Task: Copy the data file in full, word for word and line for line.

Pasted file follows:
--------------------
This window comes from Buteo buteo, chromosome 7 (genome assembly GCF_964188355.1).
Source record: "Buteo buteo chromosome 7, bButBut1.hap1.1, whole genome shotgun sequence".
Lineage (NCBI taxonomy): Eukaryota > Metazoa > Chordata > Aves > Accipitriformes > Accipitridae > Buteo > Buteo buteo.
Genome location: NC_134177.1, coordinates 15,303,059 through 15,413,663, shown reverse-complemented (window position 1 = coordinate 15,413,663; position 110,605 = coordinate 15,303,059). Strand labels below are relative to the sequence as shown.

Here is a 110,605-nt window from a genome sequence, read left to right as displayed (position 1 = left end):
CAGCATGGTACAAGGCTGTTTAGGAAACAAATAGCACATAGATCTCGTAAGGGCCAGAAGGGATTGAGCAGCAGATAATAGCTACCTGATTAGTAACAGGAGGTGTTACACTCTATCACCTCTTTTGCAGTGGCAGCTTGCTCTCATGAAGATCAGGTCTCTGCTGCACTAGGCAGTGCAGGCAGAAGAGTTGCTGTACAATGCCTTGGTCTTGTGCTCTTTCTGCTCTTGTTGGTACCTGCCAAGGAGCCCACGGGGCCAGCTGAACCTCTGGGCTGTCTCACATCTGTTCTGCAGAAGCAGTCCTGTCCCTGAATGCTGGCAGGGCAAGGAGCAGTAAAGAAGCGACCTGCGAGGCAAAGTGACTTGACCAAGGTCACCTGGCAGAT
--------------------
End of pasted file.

This window comes from Buteo buteo, chromosome 7 (genome assembly GCF_964188355.1).
Source record: "Buteo buteo chromosome 7, bButBut1.hap1.1, whole genome shotgun sequence".
Lineage (NCBI taxonomy): Eukaryota > Metazoa > Chordata > Aves > Accipitriformes > Accipitridae > Buteo > Buteo buteo.
Genome location: NC_134177.1, coordinates 15,303,059 through 15,413,663, shown reverse-complemented (window position 1 = coordinate 15,413,663; position 110,605 = coordinate 15,303,059). Strand labels below are relative to the sequence as shown.

Here is a 110,605-nt window from a genome sequence, read left to right as displayed (position 1 = left end):
CAGCATGGTACAAGGCTGTTTAGGAAACAAATAGCACATAGATCTCGTAAGGGCCAGAAGGGATTGAGCAGCAGATAATAGCTACCTGATTAGTAACAGGAGGTGTTACACTCTATCACCTCTTTTGCAGTGGCAGCTTGCTCTCATGAAGATCAGGTCTCTGCTGCACTAGGCAGTGCAGGCAGAAGAGTTGCTGTACAATGCCTTGGTCTTGTGCTCTTTCTGCTCTTGTTGGTACCTGCCAAGGAGCCCACGGGGCCAGCTGAACCTCTGGGCTGTCTCACATCTGTTCTGCAGAAGCAGTCCTGTCCCTGAATGCTGGCAGGGCAAGGAGCAGTAAAGAAGCGACCTGCGAGGCAAAGTGACTTGACCAAGGTCACCTGGCAGAT